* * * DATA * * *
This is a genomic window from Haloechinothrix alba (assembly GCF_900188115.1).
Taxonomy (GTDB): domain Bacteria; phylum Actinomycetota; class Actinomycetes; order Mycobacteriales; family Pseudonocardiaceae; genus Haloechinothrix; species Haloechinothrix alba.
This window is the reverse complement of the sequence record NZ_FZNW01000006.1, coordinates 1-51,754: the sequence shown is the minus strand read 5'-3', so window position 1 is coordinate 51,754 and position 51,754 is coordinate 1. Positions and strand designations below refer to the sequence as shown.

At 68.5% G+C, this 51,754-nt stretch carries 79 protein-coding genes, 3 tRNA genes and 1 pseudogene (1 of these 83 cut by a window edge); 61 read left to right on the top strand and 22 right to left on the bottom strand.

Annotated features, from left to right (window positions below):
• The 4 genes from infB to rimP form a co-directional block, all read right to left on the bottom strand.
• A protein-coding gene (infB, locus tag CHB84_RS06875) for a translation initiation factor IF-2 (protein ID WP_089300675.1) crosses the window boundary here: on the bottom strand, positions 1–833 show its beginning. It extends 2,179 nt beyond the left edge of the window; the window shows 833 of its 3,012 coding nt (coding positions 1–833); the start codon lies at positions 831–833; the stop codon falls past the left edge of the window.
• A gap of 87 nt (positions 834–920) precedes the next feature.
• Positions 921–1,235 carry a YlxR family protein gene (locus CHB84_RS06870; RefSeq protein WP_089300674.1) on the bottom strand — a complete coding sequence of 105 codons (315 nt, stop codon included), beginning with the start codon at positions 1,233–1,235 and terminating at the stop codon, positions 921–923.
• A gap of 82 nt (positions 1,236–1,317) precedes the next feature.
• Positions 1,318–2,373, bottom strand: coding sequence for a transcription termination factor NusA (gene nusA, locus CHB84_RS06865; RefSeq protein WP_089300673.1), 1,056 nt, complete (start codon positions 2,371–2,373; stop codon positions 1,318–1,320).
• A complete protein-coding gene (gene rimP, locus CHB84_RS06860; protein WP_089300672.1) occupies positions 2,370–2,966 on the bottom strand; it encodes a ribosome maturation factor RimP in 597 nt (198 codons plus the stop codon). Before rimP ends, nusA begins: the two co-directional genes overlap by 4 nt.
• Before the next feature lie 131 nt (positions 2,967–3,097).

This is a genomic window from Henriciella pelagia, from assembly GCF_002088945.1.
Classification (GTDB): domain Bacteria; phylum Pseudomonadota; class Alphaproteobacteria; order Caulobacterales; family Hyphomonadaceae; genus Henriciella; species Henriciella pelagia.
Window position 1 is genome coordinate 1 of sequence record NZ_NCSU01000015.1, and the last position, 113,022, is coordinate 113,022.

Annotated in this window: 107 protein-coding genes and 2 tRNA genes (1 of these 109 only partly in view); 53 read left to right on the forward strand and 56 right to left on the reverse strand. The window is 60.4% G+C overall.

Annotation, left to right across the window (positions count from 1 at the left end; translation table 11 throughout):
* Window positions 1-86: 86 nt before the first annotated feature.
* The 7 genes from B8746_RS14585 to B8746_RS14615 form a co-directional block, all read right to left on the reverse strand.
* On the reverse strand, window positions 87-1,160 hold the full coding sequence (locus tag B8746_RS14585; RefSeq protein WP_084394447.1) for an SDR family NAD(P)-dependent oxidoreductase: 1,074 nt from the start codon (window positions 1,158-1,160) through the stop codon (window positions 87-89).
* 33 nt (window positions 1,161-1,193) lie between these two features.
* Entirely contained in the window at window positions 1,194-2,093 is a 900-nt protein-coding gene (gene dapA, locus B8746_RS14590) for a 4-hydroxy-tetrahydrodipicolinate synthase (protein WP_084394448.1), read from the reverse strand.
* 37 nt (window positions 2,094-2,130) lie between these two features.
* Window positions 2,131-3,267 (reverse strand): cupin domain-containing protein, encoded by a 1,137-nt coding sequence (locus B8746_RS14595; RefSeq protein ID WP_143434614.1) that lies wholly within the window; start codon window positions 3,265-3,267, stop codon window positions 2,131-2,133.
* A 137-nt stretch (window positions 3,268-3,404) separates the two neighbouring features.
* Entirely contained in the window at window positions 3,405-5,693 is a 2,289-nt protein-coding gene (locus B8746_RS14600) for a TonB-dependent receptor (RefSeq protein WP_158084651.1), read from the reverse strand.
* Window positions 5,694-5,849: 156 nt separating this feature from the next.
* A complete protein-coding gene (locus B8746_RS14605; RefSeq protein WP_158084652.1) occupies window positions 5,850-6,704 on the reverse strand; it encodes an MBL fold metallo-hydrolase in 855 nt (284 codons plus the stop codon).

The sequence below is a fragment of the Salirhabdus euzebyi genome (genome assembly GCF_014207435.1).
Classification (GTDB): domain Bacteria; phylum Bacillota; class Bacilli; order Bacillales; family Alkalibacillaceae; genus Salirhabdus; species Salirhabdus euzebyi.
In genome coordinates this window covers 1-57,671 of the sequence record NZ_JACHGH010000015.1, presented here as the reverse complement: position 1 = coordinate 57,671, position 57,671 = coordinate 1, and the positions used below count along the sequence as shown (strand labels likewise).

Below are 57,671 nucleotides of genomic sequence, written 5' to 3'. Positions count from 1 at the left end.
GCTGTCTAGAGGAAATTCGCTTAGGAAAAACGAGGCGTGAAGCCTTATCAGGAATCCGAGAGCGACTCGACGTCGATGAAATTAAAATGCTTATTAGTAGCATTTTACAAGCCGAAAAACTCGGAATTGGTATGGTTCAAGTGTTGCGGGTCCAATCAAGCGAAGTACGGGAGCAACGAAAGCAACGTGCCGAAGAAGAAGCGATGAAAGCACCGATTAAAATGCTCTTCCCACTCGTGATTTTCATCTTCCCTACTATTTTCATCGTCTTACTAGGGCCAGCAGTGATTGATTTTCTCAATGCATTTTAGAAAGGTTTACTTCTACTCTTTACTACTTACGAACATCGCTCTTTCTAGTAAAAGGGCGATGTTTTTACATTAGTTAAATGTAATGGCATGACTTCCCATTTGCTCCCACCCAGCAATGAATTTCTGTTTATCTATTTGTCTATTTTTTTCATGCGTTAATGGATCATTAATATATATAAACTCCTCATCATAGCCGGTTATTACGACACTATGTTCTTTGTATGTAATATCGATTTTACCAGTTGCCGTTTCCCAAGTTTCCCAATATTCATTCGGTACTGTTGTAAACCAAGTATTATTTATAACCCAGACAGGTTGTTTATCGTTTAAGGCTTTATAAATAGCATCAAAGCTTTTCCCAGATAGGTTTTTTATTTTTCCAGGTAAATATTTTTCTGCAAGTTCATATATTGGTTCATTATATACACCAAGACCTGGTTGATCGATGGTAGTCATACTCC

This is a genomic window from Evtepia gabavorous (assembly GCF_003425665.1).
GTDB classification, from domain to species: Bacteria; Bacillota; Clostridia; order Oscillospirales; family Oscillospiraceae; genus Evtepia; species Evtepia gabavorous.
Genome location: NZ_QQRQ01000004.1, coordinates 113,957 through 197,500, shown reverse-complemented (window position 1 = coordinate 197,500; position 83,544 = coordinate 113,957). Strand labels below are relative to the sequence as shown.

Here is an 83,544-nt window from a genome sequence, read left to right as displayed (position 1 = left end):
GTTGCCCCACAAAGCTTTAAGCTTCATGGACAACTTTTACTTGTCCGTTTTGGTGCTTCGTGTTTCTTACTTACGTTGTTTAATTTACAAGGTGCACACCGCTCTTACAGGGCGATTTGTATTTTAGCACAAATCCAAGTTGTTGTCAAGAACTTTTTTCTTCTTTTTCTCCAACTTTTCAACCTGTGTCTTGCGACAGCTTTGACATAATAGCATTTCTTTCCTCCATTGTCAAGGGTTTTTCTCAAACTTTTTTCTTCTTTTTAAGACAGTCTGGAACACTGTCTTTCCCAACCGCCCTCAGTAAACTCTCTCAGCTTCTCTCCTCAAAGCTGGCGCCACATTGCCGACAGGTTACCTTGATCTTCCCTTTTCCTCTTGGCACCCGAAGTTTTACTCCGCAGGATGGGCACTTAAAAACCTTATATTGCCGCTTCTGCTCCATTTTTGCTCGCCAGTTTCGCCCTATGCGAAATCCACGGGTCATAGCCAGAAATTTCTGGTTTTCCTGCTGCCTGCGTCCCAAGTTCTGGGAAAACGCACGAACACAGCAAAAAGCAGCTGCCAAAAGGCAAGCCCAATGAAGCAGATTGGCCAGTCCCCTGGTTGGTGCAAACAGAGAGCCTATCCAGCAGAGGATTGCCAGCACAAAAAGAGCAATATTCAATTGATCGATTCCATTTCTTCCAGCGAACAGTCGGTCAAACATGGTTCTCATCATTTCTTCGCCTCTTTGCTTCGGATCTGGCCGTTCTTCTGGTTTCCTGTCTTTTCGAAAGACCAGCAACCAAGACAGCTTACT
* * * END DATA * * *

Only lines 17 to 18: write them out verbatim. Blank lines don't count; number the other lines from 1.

Annotated in this window: 107 protein-coding genes and 2 tRNA genes (1 of these 109 only partly in view); 53 read left to right on the forward strand and 56 right to left on the reverse strand. The window is 60.4% G+C overall.

Annotation, left to right across the window (positions count from 1 at the left end; translation table 11 throughout):